In 2012, President Obama and then Vice President Biden announced the Deferred Action for Childhood Arrivals (DACA) program to allow young people to live and work in the only country they know as home. Over the last decade, DACA has brought stability, possibility, and progress to more than 800,000 Dreamers.
President Biden believes that DACA recipients strengthen our economy and enrich our workplaces, our schools and communities, and our country as a whole. That’s why on his first day in office, he called on Congress to give Dreamers a pathway to citizenship and he has repeated that call every State of the Union address since. While Congress has failed to act, the Biden-Harris Administration has taken significant measures to protect Dreamers. This includes, issuing regulations by the Department of Homeland Security to “preserve and fortify” DACA and fighting political opponents in court as they attempt to strip them of the only home they have ever known.
The Biden-Harris Administration is committed to providing Dreamers the opportunities and support they need succeed. Today President Biden is announcing a plan to expand health coverage for DACA recipients. The Department of Health and Human Services will shortly propose a rule amending the definition of “lawful presence,” for purposes of Medicaid and Affordable Care Act coverage, to include DACA recipients. We recognize that every day counts, and we expect to get the proposed rule done by the end of the month. If finalized, the rule will make DACA recipients eligible for these programs for the first time. Under the proposed rule, DACA recipients will be able to apply for coverage through the Health Insurance Marketplace, where they may qualify for financial assistance based on income, and through their state Medicaid agency. Like all other enrollees, eligibility information will be verified electronically when individuals apply for coverage.
President Biden and Vice President Harris believe that health care should be a right, not a privilege. Together, they promised to protect and strengthen the ACA and Medicaid, lowering costs and expanding coverage so that every American has the peace of mind that health insurance brings. The President’s announcement gives DACA recipients that same opportunity, as the Administration continues to urge Congress to provide a pathway to citizenship to Dreamers, providing them the ultimate peace of mind they need and deserve.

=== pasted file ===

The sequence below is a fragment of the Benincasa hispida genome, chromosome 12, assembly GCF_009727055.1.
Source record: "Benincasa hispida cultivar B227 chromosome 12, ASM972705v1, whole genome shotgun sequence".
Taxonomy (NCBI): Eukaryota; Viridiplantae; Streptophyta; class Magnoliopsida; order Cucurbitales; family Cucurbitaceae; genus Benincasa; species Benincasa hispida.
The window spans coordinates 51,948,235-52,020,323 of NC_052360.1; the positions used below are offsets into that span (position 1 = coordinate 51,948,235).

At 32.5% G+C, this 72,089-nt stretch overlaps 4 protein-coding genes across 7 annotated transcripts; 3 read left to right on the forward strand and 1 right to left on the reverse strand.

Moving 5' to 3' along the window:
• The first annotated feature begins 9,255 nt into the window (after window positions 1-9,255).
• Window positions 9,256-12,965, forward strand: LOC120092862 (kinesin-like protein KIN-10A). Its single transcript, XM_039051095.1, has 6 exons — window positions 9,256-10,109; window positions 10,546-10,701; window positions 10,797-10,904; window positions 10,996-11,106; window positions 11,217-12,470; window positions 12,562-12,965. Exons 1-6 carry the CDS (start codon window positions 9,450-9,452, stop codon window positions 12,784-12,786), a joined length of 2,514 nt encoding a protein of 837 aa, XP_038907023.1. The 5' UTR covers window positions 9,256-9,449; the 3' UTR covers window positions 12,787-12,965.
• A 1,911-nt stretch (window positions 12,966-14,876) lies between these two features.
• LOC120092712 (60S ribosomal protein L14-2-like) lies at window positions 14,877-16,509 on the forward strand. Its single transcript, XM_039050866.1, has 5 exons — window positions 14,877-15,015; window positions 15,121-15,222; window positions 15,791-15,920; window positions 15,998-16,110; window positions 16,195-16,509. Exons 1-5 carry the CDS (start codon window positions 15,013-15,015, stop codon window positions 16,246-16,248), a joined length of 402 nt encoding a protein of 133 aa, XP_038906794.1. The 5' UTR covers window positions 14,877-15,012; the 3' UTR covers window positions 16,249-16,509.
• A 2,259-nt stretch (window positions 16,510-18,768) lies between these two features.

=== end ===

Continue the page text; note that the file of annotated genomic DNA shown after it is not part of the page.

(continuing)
While we wait for Congress to act, and although there are some restrictions on the availability of benefits for DACA recipients, DACA recipients should take note of the numerous Federal programs, opportunities, and resources that have been and continue to be available to them:
Experiential Learning, National Service, and Employment Opportunities:
- AmeriCorps VISTA Program. DACA recipients are eligible to serve in the AmeriCorps VISTA program, which provides participants with an opportunity to assist local organizations in alleviating poverty. Participants serve in a full-time position for one year and earn related benefits such as a living allowance, professional development and training, and a cash stipend. Find a VISTA service opportunity here.
- Outdoor Programs. DACA recipients have access to a range of outdoor programming, environmental education, and volunteer service programs in their communities and across the country. These include Every Kid Outdoors, the Scout Ranger Program, and the Healthy Parks, Healthy People program as well as the YMCA-National Parks Service partnership, including the Bringing Youth Outdoors Together Summer Camp Program.
- American Job Centers. DACA recipients with work authorization can access many programs within American Job Centers, which help job seekers obtain employment and training to further their careers. American Job Centers provide counseling, skill and ability assessments, and advice on in-demand jobs and potential training opportunities. Locate an American Job Center here.
- Job Corps. DACA recipients with work authorization may qualify for Job Corps, a no-cost education and vocational training program administered by the U.S. Department of Labor, which helps individuals ages 16-24 improve the quality of their lives by empowering them to secure good jobs and become independent. Job Corps students have access to room and board while they learn skills in specific training areas. Learn more about Job Corps here.